A: Could you give some suggestions for using mandalas as creative self-expression and for self-help?
S: Yes, remember there is no “right” or “wrong” way to create a mandala. Try to set aside any ideas you have about how mandalas “should” look before you begin your art. To create a mandala, draw a circle and fill in the circle with color and form. Mandalas are non-verbal communication between your conscious self, the “I” you are familiar with, and your unconscious psyche which is beyond your conscious awareness. The language of mandalas is expressed in symbols. As you learn to interpret your personal symbols, you can begin to receive the helpful information encoded in your mandalas. I agree with Jung that mandalas give us information we need in order to grow toward wholeness. For more about interpreting your mandalas I suggest you visit my website www.creatingmandalas.com.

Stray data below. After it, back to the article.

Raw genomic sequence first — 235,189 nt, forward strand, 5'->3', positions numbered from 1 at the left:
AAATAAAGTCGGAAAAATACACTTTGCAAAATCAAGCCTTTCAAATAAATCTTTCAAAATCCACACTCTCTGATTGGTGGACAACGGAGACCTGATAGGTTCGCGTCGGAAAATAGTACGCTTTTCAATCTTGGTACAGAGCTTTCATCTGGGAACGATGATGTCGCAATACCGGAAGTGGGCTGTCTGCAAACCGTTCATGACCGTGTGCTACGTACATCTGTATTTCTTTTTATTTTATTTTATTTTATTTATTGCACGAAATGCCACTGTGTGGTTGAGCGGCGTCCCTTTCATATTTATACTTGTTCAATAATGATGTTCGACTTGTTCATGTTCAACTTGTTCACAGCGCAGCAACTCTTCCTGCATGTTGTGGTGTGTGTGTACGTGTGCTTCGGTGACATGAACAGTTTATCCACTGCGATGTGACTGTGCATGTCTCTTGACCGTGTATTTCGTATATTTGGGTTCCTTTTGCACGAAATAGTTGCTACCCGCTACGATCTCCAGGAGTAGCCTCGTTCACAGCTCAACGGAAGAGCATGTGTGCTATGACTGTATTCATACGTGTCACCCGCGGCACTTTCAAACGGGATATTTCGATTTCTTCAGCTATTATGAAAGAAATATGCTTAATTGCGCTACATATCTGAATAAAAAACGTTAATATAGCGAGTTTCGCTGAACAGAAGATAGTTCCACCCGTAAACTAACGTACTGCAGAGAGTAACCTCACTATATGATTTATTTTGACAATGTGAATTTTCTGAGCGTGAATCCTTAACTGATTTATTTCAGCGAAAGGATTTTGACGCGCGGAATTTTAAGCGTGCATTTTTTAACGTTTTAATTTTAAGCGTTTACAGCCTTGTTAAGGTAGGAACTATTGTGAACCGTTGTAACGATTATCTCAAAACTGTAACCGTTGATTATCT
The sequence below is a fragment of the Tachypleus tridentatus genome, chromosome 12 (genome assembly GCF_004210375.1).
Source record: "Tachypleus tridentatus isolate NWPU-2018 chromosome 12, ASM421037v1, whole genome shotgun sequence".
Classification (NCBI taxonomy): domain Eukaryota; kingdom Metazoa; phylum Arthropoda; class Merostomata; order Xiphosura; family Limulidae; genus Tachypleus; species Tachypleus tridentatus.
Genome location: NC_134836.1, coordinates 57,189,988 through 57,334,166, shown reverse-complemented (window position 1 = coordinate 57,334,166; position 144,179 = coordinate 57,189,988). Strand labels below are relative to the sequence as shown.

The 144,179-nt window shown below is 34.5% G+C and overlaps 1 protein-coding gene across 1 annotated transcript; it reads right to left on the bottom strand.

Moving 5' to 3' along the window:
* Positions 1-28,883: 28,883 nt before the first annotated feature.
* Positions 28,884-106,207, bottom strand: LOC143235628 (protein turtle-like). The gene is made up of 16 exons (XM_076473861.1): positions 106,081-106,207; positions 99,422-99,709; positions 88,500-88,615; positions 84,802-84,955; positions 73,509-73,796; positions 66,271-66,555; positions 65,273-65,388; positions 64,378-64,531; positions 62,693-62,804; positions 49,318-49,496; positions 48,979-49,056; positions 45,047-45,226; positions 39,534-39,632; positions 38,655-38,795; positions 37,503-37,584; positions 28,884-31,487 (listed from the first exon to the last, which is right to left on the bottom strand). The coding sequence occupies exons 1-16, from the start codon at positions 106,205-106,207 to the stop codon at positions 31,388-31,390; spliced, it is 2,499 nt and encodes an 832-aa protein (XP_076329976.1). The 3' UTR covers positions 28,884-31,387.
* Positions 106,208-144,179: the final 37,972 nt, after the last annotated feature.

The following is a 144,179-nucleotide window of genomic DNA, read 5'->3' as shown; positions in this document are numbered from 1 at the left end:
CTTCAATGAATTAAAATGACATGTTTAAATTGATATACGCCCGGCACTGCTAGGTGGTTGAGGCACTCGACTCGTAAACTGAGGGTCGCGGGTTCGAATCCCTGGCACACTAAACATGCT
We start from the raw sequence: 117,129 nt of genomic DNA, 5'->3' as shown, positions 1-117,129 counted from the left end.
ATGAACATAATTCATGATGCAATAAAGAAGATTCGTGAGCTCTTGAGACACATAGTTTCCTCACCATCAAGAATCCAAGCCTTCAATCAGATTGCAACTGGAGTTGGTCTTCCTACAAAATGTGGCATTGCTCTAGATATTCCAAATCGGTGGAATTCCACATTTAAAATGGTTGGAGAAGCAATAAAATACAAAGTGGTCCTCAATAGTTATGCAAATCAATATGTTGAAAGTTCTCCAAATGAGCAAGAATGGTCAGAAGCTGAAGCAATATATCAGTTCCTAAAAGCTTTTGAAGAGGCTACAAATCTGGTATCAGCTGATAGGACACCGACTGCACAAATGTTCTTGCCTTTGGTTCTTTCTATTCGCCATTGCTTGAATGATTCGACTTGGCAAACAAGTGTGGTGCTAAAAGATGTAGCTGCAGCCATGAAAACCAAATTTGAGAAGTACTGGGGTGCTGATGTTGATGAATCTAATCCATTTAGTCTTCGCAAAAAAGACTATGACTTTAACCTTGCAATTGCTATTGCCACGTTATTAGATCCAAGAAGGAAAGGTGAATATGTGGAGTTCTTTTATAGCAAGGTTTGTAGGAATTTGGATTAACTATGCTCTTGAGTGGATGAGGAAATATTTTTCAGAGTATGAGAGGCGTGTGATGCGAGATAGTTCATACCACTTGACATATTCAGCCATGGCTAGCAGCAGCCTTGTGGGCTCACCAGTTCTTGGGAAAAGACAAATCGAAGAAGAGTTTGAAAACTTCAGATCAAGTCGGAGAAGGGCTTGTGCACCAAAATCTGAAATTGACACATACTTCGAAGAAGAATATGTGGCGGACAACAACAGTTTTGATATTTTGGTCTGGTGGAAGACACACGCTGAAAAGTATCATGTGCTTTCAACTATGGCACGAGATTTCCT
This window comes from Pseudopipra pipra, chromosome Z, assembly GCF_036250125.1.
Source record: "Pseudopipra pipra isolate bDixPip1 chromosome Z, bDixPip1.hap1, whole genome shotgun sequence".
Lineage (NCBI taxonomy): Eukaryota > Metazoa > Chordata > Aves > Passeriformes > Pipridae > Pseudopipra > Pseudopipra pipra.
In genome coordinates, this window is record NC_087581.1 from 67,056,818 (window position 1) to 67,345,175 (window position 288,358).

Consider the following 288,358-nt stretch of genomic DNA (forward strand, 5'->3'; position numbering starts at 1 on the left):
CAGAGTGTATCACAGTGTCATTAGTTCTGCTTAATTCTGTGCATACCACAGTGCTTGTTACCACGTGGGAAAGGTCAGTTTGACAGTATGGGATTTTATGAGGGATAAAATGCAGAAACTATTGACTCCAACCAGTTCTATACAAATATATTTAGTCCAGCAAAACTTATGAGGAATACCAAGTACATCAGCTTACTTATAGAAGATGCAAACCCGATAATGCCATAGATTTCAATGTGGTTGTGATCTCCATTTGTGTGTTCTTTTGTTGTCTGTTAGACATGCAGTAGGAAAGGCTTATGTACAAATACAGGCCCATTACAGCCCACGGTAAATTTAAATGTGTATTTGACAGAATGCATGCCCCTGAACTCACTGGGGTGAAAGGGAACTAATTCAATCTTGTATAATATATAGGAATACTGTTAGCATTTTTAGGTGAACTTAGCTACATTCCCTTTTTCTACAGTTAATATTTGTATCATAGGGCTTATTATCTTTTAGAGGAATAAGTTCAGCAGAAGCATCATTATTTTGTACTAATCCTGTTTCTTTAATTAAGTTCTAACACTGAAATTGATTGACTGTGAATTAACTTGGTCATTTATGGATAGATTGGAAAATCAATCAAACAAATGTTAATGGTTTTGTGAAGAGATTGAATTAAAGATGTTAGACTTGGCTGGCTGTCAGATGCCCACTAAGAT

A:
What are some of the misunderstandings about mandalas that you have encountered? 
S: Well, the most memorable one that comes to mind at this moment is when people think that “mandalas” have something to do with “Mandela” (South African leader Nelson Mandela). Many people have simply never heard of mandalas at all, though that is changing as more and more books and websites--like yours--are educating people about mandalas. It makes my work much easier.

A: You have published three mandala coloring books. Each has a different theme. Where does your inspiration come from? Are all the mandalas in your coloring books created by you? 
S: My own drawings, dreams, and imagination are the primary sources of inspiration. The Archetypal Stages of the Great Round of Mandala is an important guiding principle for the mandala coloring books. Coloring Book 1 has three mandalas for each of the twelve stages. Coloring Book 2 has mandalas associated with Stage 9 of the Great Round. Coloring Book 3 has a number of mandalas associated with Stage 10 of the Great Round.